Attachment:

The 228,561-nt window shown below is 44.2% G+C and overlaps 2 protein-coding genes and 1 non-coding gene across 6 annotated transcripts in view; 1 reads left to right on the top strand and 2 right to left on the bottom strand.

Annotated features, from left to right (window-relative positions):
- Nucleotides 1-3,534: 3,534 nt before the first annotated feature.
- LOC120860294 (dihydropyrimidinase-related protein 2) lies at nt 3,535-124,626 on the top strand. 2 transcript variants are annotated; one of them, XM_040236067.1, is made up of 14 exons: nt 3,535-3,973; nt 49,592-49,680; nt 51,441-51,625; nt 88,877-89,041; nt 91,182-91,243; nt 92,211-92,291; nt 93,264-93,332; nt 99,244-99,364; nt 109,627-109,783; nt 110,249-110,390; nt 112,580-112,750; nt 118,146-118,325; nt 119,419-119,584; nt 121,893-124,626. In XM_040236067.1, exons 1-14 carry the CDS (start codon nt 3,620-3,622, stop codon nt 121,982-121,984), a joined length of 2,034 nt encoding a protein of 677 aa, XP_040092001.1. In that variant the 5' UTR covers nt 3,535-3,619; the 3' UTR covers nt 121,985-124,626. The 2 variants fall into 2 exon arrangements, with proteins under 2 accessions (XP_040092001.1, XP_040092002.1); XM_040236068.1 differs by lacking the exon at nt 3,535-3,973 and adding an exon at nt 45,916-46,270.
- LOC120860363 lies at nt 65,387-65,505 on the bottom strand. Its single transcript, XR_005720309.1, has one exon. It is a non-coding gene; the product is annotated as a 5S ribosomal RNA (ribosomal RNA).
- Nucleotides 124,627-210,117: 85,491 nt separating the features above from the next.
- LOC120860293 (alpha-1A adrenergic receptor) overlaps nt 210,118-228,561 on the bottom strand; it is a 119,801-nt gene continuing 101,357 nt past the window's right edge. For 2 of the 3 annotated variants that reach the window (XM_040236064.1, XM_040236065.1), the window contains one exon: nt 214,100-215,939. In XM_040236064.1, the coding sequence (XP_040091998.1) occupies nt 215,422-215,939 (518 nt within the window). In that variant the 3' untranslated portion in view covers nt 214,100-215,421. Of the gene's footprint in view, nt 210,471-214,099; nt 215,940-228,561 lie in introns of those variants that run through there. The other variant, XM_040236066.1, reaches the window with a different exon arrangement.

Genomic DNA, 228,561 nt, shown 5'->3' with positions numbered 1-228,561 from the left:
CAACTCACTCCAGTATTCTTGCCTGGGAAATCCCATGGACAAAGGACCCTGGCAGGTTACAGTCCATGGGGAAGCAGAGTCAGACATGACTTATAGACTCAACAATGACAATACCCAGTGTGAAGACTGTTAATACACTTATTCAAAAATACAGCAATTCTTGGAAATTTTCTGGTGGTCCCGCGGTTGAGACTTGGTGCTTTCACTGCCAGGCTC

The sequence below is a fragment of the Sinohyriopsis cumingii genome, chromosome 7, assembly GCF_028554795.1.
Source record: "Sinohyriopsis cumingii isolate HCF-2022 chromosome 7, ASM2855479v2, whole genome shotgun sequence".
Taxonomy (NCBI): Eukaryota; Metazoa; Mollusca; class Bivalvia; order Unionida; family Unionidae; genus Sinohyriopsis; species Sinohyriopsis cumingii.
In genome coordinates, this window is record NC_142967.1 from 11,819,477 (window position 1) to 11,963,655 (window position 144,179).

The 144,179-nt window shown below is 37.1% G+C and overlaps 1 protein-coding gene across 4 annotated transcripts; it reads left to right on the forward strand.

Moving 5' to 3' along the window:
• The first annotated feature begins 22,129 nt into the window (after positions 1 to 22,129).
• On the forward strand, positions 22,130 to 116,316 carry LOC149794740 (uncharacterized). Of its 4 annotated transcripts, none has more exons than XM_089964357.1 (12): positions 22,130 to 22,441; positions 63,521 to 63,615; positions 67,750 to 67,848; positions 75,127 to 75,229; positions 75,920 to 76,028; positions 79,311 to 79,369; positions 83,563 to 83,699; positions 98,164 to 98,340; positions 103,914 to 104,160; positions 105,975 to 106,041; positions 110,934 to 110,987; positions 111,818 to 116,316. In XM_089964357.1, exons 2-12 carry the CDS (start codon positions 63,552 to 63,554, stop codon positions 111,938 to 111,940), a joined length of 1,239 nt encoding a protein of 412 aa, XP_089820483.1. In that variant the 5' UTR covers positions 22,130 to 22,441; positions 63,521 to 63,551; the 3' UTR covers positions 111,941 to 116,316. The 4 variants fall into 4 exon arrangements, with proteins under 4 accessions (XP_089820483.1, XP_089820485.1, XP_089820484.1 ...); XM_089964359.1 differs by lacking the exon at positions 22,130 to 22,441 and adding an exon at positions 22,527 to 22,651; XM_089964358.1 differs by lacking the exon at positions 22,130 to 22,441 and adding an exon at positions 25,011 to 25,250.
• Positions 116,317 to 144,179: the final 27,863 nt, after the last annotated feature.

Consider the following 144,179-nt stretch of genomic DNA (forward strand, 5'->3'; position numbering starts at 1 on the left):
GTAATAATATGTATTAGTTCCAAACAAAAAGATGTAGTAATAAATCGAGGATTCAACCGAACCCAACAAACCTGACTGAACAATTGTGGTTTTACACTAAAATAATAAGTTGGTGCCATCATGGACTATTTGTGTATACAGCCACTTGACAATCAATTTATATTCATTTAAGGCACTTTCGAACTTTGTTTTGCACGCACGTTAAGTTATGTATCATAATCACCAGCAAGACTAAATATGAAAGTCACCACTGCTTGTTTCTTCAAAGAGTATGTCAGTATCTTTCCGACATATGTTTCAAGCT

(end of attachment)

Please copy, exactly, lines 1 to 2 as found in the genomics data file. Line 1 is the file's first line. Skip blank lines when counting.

The 228,561-nt window shown below is 44.2% G+C and overlaps 2 protein-coding genes and 1 non-coding gene across 6 annotated transcripts in view; 1 reads left to right on the top strand and 2 right to left on the bottom strand.

Annotated features, from left to right (window-relative positions):